How OSF Medical Group's new team-based approach has boosted access and quality

OSF Medical Group plans to roll out a team-based model of care called the Care Transformation Initiative to all of its clinics, after a pilot test of the program at 40 clinics helped boost care access and quality, Maria Castellucci writes for Modern Healthcare.

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According to Castellucci, OSF in 2015 implemented the initiative in 40 of its clinics in Illinois. It plans to roll out the program to its 29 remaining clinics by April 2018.

How it works

Under the initiative, each participating clinic has a team that includes at least one:

  • Care manager;
  • Medical assistant;
  • Nurse;
  • Nurse practitioner; and
  • Physician.

Each team meets for 15 minutes every morning to discuss the plan for the day and review quality metrics, including which ones need improvement. During the day, the medical assistant works closely with the physician addressing the various preventive needs the patients have. For instance, the medical assistant will meet with patients before they see the physician to talk about any vaccinations or screenings they may need.

The Care Transformation Initiative also relies heavily on nurses to improve patient access to care, Castellucci writes. As part of the initiative, nurses, rather than physicians, will meet with patients seeking care for a common illness, such as a urinary-tract infection or strep throat. Nurses also handle any follow-up appointments scheduled by a physician or other advanced care provider for complex patients, so long as the appointments involve only a quick check-up.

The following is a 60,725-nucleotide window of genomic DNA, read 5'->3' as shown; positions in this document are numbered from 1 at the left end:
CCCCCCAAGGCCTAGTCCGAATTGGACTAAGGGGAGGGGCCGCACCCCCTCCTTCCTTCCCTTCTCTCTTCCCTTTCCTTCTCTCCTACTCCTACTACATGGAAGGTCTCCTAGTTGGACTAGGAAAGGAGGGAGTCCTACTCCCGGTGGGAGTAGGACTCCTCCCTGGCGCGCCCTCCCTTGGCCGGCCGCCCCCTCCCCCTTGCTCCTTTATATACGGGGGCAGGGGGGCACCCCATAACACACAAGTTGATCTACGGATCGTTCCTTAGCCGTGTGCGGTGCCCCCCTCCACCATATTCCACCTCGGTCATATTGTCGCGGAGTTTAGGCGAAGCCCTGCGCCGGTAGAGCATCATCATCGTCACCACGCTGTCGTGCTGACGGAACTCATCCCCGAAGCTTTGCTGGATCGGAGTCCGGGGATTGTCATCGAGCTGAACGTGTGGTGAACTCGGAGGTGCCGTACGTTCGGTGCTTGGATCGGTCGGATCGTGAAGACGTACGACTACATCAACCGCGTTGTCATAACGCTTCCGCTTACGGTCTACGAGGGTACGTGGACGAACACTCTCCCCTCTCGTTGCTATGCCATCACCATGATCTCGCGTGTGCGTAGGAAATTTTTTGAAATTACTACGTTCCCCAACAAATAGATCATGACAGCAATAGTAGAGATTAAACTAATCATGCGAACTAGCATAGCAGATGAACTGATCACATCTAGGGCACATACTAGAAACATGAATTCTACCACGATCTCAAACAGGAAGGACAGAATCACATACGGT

Positive results

According to Castellucci, the 40 clinics participating in the initiative have hit their 78% vaccination goals for pneumococcal pneumonia, and a study published last year in JAMA found that OSF's model significantly improved screening for depression as well as for diabetes protocols adherence.

In addition, OSF physicians at participating clinics have reported that the model has helped them, Castellucci writes. Michael Maloney, a physician at OSF Medical Group-Guilford Square, said the model enabled physicians to focus on patients' main issues and concerns. "We are able to offload some of these appointments that are appropriate for the nurse clinic—it has improved our access," he said.

And Tina Pumilia, an RN at OSF Guilford, said the model has helped her feel like she can practice to the full extent of her abilities. "It really makes a difference to feel like there is a team behind me," she said. (Castellucci, Modern Healthcare, 12/16).

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